Helping Others With Equines

Dee Howe

 Bitting Up


Use the same movements when round penning your horse bit up as you did when round penning freely.  This step saves you a lot of time and energy by allowing the horse to figure out how to move with pressure & collect, in a relaxed state. Every horse is an individual.  Remember to take your time, evaluate the horses condition  and give your horse time to figure out what you are teaching them.

Some different way's to bit up your horse:


Halter & saddle










 Side pull & surcingle








Snaffle & Saddle







Curb bit & saddle




Saddle/Surcingle and Bridle your horse. 

  1.  For the first time, ideally, use a halter. Then you can  slowly graduate to any type of bit.
  2. Preferably use a noseband, so your horse can not avoid the bit by opening their mouth.


Saddle: Thread the reins under the stirrup leathers or through the stirrups, and tie in a square knot behind the cantle of the saddle. Short reins may require just looping over saddle horn or an extension so the horse can get relief when they are collected properly.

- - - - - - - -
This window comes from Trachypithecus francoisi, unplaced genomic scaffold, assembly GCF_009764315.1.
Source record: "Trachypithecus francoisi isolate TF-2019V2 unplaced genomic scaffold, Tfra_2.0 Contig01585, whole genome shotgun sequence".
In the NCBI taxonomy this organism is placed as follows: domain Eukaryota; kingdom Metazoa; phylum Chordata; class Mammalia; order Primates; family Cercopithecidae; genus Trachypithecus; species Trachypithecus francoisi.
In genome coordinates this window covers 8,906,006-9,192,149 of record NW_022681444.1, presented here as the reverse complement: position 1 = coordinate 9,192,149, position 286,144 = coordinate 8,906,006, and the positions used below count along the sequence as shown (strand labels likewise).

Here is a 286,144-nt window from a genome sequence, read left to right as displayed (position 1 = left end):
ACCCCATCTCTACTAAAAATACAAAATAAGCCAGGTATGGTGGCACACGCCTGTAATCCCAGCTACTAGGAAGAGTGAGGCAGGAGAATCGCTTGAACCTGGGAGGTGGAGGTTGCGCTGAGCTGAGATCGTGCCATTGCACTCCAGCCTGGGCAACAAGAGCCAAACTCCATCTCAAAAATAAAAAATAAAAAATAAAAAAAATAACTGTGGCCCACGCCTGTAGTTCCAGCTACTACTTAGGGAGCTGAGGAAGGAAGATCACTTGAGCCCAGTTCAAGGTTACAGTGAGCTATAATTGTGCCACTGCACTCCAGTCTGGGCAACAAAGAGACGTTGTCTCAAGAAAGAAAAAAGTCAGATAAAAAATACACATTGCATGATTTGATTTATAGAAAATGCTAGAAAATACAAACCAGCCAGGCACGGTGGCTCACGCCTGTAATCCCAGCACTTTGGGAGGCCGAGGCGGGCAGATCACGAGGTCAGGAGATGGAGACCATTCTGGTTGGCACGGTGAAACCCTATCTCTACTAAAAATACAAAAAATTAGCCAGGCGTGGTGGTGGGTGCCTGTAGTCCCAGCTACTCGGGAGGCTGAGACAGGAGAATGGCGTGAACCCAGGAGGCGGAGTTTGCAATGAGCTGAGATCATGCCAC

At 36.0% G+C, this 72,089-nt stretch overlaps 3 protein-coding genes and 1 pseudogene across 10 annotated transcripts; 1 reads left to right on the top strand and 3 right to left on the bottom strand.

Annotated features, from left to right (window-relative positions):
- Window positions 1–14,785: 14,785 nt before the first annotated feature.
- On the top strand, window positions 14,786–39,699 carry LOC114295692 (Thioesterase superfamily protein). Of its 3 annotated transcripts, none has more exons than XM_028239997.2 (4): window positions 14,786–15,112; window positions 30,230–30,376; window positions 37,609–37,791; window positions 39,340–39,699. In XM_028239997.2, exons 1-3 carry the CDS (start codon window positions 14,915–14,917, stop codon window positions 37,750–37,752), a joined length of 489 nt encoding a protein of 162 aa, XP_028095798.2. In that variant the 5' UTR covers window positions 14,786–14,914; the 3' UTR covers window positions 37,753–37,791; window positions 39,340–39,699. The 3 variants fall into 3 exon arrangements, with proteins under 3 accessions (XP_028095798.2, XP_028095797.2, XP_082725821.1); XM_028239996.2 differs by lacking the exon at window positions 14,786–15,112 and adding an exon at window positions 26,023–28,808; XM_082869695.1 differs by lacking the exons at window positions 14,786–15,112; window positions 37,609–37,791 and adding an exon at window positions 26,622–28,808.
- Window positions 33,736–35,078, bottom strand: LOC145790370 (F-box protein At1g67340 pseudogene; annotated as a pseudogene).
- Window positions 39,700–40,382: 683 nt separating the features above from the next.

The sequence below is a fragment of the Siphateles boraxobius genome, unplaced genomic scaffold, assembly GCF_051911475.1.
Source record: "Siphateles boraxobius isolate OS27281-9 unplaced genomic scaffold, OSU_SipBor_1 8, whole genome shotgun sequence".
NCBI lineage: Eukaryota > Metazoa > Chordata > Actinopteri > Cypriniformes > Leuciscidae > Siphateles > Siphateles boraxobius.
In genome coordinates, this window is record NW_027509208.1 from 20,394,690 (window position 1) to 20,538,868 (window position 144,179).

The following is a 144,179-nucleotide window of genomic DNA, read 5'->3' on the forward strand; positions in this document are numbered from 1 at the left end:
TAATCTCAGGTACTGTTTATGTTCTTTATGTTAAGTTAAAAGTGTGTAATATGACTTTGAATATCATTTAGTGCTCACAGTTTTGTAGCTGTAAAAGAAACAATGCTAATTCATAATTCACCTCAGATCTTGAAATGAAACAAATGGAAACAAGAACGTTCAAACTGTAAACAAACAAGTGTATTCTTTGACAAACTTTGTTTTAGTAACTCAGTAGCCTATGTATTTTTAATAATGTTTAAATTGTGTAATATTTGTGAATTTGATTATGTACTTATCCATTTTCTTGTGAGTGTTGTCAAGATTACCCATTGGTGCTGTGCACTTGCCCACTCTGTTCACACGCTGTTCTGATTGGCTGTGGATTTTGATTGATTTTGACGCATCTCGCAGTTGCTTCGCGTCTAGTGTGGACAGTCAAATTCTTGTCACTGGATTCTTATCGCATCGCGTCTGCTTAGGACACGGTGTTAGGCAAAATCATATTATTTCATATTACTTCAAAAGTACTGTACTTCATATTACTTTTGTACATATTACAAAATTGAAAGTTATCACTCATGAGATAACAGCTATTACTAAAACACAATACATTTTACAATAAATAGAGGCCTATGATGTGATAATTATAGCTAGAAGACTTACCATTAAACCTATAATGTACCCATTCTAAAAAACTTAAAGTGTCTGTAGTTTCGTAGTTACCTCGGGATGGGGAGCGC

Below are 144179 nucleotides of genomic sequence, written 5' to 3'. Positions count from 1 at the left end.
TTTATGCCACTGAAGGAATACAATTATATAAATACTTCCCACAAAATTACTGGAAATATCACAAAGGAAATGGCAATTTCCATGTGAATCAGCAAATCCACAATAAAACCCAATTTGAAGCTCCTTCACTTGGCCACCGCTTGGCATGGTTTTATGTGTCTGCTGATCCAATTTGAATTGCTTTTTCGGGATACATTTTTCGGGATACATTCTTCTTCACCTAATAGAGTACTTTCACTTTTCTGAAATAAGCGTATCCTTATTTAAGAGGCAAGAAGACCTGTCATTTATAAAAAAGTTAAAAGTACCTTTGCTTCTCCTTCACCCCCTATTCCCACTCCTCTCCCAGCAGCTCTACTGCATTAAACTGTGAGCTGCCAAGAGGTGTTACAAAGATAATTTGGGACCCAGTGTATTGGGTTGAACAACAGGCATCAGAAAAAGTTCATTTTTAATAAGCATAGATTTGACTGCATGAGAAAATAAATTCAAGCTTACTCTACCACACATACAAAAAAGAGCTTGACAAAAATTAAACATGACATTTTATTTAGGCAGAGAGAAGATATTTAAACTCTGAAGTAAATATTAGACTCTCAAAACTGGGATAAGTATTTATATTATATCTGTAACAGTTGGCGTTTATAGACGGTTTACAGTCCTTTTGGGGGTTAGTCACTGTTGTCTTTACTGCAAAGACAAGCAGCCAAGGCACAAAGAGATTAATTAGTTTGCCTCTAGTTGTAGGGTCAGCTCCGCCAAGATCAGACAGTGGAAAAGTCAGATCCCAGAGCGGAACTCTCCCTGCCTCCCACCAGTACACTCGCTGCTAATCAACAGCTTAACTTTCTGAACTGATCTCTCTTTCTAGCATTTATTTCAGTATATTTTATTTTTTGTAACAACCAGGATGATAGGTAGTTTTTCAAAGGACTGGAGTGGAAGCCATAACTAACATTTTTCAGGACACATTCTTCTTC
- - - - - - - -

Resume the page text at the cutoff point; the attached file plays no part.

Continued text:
1. When doing this for the first time, evenly adjust the reins loosely.
  2. Round pen your horse around until they start to relax.
  3. Continue to tighten your reins until their head is vertical to the ground on a loose rein and run around until they relax


Surcingle: Usually used to start young horses so as to not damage to saddle while they learn to take pressure. Have many options to tie reins to or other aids.

Signs of relaxation are:

  1. Breaking at the poll in a relaxed manner, so the reins are loose.
  2. Licking of the lips.
  3. Big soft looking eye.
  4. Proper leads.
  5. Smooth transitions.
  6. Body arches to you.


As you progress, do less bitting up, and more riding.

BE CONSISTENT- persistence pays off